Good news, copyright protection is free!
It behooves businesses to be aware of, not only the copyright in their own work but, in order not to infringe a third party’s rights, also copyright which may subsist within the work of third parties.
So, what does Copyright protect?
It is important to note that copyright does NOT protect an idea, it protects the expression of an idea and it is the right to stop others from copying protected works. Copyright cannot however be enforced against the creation of independently created identical works.
Copyright automatically comes into existence upon the creation of an artistic or literary work. Artistic and literary works are not only paintings, drawings, sketches, novels, poems, lyrics or music but can include photographs, diagrams, illustrations, charts, graphs, a unique layout, personal and business letters, reports, promotional and instructional literature, educational material, architectural plans, power point presentations, software code, knitting patterns, etc. Consequently, most, if not all, businesses own some copyright.
Who owns copyright?
Copyright is first owned by the creator of the work, unless it is done in the course of their employment in which case the copyright is owned by their employer. It is also important to understand that if you commission a piece of work, e.g., commission a marketing company to create a logo, or a photographer to take photographs at an event, the ownership of the copyright in the work, unless assigned to you in writing, will belong to the person commissioned not to the person or business who has commissioned the work.
How long does copyright last?
Copyright in most works lasts for 70 years from the end of the year in which the author died. There are however some exceptions to this, most notably, copyright in broadcasts last for 50 years from when the work is first broadcast and layout of published editions of written, dramatic or musical works for 25 years from when the work is first published.
You also need to be aware that a work such as a published song may contain multiple copyrights owned by different persons and with different lengths of copyright, e.g., the tune may be owned by one person and the lyrics by another, a new arrangement by yet another and the recording or broadcast by still another.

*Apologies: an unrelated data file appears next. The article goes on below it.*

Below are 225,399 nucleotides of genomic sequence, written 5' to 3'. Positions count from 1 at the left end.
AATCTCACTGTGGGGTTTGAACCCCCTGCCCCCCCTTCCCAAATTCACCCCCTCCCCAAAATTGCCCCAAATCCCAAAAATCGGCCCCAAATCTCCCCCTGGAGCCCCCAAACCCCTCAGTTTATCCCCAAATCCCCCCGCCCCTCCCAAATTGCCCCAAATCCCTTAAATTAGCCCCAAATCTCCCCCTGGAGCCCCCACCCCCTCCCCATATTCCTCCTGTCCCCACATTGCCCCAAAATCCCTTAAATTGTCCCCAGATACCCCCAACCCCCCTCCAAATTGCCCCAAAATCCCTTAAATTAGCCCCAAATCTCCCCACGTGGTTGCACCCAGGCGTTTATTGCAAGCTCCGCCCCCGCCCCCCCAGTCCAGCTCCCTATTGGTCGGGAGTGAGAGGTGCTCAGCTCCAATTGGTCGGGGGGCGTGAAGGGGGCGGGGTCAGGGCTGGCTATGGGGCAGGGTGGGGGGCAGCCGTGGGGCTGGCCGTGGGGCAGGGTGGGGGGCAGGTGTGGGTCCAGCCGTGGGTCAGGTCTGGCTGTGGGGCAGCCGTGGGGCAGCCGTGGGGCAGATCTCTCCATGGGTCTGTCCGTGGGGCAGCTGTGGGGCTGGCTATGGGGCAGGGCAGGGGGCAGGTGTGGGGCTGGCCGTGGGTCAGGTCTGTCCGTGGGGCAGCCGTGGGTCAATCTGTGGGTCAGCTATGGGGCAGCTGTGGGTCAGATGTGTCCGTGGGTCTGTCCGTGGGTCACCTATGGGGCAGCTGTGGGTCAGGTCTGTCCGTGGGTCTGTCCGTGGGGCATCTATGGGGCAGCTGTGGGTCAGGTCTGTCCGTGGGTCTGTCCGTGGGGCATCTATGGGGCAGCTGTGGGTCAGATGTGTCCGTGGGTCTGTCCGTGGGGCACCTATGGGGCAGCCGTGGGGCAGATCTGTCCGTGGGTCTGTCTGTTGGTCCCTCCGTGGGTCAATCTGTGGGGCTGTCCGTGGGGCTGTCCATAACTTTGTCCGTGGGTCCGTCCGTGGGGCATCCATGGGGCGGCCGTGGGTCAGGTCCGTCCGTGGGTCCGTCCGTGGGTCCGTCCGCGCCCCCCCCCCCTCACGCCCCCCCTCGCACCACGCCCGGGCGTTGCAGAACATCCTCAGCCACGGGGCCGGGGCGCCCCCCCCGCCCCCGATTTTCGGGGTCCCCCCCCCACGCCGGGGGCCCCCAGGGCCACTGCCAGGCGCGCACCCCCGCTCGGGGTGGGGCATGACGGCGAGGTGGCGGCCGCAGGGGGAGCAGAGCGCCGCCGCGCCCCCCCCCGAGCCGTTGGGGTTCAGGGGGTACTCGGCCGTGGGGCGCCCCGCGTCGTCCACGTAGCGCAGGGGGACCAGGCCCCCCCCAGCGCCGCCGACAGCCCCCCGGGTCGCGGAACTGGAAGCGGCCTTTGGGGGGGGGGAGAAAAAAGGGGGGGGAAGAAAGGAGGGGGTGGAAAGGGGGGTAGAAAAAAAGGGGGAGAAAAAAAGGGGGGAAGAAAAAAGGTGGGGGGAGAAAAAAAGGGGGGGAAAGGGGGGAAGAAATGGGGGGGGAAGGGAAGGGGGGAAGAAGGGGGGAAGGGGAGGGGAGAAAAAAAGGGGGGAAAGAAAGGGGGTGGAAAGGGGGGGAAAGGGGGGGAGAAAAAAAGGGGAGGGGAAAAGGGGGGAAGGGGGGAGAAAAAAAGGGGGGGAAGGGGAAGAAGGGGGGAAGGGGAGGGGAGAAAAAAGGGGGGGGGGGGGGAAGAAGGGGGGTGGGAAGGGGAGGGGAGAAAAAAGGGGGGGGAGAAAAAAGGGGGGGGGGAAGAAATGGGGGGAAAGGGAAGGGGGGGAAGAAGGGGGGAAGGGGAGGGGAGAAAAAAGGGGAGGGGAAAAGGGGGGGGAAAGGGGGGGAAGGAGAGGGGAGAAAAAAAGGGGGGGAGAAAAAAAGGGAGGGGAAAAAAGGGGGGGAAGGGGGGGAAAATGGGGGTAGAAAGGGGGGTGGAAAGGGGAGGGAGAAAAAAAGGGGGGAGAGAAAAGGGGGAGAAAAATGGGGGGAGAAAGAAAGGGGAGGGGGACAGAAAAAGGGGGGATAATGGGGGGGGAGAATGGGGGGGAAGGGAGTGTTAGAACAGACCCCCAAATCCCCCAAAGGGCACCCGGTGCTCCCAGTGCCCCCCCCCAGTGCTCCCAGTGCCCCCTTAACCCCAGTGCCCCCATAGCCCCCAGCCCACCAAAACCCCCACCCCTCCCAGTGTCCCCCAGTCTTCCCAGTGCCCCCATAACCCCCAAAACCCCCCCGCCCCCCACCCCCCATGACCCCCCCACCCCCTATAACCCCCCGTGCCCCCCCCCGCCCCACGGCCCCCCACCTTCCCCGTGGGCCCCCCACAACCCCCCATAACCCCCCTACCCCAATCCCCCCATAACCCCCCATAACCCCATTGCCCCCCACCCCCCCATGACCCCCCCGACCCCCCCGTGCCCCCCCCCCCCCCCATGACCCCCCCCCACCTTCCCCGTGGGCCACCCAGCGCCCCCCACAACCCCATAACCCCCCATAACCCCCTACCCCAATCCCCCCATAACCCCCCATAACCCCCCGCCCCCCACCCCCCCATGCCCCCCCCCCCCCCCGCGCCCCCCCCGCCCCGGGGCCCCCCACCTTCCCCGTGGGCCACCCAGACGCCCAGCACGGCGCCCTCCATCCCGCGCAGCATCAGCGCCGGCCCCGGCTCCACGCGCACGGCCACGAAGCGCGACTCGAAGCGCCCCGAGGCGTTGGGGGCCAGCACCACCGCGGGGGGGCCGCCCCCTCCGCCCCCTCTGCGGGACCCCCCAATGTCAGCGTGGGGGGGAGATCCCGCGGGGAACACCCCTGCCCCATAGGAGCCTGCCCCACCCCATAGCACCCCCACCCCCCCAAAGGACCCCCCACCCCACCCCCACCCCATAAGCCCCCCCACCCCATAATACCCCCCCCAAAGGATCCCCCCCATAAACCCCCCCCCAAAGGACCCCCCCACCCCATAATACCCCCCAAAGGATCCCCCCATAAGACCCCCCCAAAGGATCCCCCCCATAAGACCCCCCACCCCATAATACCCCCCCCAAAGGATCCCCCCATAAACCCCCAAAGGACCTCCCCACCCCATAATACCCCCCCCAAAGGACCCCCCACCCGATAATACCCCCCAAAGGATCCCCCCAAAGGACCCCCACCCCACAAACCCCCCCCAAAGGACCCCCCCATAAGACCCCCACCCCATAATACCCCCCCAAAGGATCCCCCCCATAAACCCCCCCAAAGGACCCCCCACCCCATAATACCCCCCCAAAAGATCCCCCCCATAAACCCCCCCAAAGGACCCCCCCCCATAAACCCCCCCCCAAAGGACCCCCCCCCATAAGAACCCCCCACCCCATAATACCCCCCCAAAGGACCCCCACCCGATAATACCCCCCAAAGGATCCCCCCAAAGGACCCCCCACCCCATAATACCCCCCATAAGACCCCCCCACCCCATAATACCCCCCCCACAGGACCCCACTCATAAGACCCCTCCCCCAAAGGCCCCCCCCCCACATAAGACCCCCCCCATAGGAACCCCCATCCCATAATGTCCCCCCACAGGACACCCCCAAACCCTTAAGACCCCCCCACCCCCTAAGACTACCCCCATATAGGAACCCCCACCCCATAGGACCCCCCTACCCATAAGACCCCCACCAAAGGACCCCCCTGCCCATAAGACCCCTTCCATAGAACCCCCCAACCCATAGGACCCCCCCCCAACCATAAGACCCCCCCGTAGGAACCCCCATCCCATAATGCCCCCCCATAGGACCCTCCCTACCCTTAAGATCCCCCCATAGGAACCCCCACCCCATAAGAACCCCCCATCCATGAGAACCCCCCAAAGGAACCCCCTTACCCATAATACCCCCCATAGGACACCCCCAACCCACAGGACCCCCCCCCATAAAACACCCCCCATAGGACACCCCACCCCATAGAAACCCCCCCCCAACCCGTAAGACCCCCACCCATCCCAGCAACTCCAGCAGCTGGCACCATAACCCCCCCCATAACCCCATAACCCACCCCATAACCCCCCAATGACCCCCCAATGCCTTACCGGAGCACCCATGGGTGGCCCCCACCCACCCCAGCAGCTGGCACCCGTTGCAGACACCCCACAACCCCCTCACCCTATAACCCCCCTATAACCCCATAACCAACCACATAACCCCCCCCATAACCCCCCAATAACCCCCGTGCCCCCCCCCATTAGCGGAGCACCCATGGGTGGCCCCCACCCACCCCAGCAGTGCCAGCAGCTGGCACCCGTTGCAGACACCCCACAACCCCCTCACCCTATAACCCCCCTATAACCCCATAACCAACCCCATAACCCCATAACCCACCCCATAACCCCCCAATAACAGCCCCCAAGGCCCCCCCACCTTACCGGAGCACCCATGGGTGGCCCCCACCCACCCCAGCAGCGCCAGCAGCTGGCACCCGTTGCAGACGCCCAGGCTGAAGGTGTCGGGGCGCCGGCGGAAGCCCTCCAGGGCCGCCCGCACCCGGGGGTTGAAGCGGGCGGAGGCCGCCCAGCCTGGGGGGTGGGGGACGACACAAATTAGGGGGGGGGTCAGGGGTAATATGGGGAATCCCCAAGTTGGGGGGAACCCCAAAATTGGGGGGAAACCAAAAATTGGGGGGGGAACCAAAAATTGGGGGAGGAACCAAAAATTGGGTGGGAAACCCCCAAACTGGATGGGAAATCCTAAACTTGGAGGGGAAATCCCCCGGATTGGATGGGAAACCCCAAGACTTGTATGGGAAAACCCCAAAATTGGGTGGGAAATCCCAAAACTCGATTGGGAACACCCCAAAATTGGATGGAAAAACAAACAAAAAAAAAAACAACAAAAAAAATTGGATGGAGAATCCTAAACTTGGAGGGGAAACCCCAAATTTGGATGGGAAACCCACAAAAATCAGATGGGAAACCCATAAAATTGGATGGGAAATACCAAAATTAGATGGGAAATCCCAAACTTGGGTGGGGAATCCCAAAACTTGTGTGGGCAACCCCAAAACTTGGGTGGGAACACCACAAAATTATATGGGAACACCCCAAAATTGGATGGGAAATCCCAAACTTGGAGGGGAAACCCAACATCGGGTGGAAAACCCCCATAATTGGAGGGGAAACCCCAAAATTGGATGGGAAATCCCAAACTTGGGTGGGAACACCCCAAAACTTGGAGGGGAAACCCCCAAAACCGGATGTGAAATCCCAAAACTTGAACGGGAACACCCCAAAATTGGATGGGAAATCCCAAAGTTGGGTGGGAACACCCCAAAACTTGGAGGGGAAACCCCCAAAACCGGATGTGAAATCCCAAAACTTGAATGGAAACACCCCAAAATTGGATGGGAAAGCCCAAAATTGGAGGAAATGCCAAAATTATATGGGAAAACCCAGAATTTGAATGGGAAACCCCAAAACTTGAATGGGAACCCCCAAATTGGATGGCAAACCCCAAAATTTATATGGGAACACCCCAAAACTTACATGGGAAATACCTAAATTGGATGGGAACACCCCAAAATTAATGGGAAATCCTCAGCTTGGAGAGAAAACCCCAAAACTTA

How do I prove copyright?
In order to enforce copyright, you first need to be able to prove you own the copyright. To enable you to do this we recommend: –
- keeping records of where and when works are created and when any changes were made, who was involved in their creation, who would have access to them, etc.;
- mark the works with the “C” in a circle device and the date in which the work was created and or improved and the name of the copyright holder e.g., © 2022 MacLachlan & Donaldson. This serves as a warning to others not to copy, or otherwise exploit the work, the work without permission;
- if you commission the creation of works, ensure the copyright is assigned to you in writing.
Using third party works
When using the work of third parties make sure you have the consent of the owner of the copyright by obtaining a license. For example, you cannot simply download an image from the internet and decide to use it in on your website. If consent is not obtained then use of the work may constitute copyright infringement leaving you open to proceedings and a claim to damages, costs or an account of profits.
If, after thorough investigations, you are unable to determine who owns copyright in a piece of work, it may be possible to obtain an Orphan’s Work licence. More details in relation to such licences for use in United Kingdom can be found here or for use in Ireland and European Union here.
For assistance or advice in identifying and protecting your Intellectual Property why not make an appointment with one of our experienced attorneys. Contact us at email@example.com